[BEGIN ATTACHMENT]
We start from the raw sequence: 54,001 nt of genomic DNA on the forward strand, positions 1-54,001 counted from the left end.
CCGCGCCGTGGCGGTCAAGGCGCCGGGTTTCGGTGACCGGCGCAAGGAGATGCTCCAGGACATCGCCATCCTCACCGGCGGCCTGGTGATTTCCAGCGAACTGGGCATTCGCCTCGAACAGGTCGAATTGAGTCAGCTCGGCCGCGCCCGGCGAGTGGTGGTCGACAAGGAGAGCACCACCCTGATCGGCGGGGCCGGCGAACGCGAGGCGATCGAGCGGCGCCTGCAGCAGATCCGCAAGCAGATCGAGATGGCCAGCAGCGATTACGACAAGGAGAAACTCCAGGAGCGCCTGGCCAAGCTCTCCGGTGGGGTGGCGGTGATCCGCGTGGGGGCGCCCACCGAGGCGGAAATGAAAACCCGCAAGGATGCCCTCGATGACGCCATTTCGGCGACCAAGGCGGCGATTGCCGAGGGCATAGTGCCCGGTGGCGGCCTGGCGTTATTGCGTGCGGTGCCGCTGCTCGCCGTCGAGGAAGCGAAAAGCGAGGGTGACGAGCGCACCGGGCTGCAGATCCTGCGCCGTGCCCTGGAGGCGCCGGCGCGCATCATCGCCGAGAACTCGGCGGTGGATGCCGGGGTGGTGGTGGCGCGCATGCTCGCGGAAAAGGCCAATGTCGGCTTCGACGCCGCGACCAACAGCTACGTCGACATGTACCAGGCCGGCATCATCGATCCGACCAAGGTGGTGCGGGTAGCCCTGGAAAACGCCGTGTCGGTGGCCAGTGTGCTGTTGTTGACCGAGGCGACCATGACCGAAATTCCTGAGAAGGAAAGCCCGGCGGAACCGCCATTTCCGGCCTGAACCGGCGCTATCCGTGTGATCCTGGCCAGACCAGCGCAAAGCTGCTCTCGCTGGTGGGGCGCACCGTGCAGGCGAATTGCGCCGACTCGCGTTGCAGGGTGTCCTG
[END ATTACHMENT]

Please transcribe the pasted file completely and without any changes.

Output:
We start from the raw sequence: 54,001 nt of genomic DNA on the forward strand, positions 1-54,001 counted from the left end.
CCGCGCCGTGGCGGTCAAGGCGCCGGGTTTCGGTGACCGGCGCAAGGAGATGCTCCAGGACATCGCCATCCTCACCGGCGGCCTGGTGATTTCCAGCGAACTGGGCATTCGCCTCGAACAGGTCGAATTGAGTCAGCTCGGCCGCGCCCGGCGAGTGGTGGTCGACAAGGAGAGCACCACCCTGATCGGCGGGGCCGGCGAACGCGAGGCGATCGAGCGGCGCCTGCAGCAGATCCGCAAGCAGATCGAGATGGCCAGCAGCGATTACGACAAGGAGAAACTCCAGGAGCGCCTGGCCAAGCTCTCCGGTGGGGTGGCGGTGATCCGCGTGGGGGCGCCCACCGAGGCGGAAATGAAAACCCGCAAGGATGCCCTCGATGACGCCATTTCGGCGACCAAGGCGGCGATTGCCGAGGGCATAGTGCCCGGTGGCGGCCTGGCGTTATTGCGTGCGGTGCCGCTGCTCGCCGTCGAGGAAGCGAAAAGCGAGGGTGACGAGCGCACCGGGCTGCAGATCCTGCGCCGTGCCCTGGAGGCGCCGGCGCGCATCATCGCCGAGAACTCGGCGGTGGATGCCGGGGTGGTGGTGGCGCGCATGCTCGCGGAAAAGGCCAATGTCGGCTTCGACGCCGCGACCAACAGCTACGTCGACATGTACCAGGCCGGCATCATCGATCCGACCAAGGTGGTGCGGGTAGCCCTGGAAAACGCCGTGTCGGTGGCCAGTGTGCTGTTGTTGACCGAGGCGACCATGACCGAAATTCCTGAGAAGGAAAGCCCGGCGGAACCGCCATTTCCGGCCTGAACCGGCGCTATCCGTGTGATCCTGGCCAGACCAGCGCAAAGCTGCTCTCGCTGGTGGGGCGCACCGTGCAGGCGAATTGCGCCGACTCGCGTTGCAGGGTGTCCTG